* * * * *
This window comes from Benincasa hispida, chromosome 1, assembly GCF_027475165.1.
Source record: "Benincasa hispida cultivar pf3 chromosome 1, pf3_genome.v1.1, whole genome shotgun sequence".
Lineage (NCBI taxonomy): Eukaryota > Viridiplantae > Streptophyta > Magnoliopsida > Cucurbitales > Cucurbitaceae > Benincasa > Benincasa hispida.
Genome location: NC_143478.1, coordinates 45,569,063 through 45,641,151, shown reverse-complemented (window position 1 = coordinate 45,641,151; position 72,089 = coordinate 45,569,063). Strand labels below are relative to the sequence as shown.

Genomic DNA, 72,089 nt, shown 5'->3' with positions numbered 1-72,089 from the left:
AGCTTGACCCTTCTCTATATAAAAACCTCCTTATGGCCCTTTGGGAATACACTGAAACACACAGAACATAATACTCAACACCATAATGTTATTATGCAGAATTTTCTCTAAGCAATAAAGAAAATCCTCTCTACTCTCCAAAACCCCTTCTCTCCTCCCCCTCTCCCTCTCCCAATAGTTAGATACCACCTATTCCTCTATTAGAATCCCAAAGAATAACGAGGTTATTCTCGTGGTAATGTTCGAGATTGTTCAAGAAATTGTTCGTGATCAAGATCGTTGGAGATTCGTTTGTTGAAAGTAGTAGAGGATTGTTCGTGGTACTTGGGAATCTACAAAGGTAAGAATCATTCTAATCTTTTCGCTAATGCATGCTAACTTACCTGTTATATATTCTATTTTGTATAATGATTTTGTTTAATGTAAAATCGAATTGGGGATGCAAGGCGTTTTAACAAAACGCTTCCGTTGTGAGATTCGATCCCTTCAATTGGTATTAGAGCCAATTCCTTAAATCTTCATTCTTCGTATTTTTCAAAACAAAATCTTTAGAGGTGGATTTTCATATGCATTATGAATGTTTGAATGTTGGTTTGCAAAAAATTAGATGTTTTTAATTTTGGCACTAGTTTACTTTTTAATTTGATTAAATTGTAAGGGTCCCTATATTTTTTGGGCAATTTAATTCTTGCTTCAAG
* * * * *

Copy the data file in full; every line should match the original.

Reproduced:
This window comes from Benincasa hispida, chromosome 1, assembly GCF_027475165.1.
Source record: "Benincasa hispida cultivar pf3 chromosome 1, pf3_genome.v1.1, whole genome shotgun sequence".
Lineage (NCBI taxonomy): Eukaryota > Viridiplantae > Streptophyta > Magnoliopsida > Cucurbitales > Cucurbitaceae > Benincasa > Benincasa hispida.
Genome location: NC_143478.1, coordinates 45,569,063 through 45,641,151, shown reverse-complemented (window position 1 = coordinate 45,641,151; position 72,089 = coordinate 45,569,063). Strand labels below are relative to the sequence as shown.

Genomic DNA, 72,089 nt, shown 5'->3' with positions numbered 1-72,089 from the left:
AGCTTGACCCTTCTCTATATAAAAACCTCCTTATGGCCCTTTGGGAATACACTGAAACACACAGAACATAATACTCAACACCATAATGTTATTATGCAGAATTTTCTCTAAGCAATAAAGAAAATCCTCTCTACTCTCCAAAACCCCTTCTCTCCTCCCCCTCTCCCTCTCCCAATAGTTAGATACCACCTATTCCTCTATTAGAATCCCAAAGAATAACGAGGTTATTCTCGTGGTAATGTTCGAGATTGTTCAAGAAATTGTTCGTGATCAAGATCGTTGGAGATTCGTTTGTTGAAAGTAGTAGAGGATTGTTCGTGGTACTTGGGAATCTACAAAGGTAAGAATCATTCTAATCTTTTCGCTAATGCATGCTAACTTACCTGTTATATATTCTATTTTGTATAATGATTTTGTTTAATGTAAAATCGAATTGGGGATGCAAGGCGTTTTAACAAAACGCTTCCGTTGTGAGATTCGATCCCTTCAATTGGTATTAGAGCCAATTCCTTAAATCTTCATTCTTCGTATTTTTCAAAACAAAATCTTTAGAGGTGGATTTTCATATGCATTATGAATGTTTGAATGTTGGTTTGCAAAAAATTAGATGTTTTTAATTTTGGCACTAGTTTACTTTTTAATTTGATTAAATTGTAAGGGTCCCTATATTTTTTGGGCAATTTAATTCTTGCTTCAAG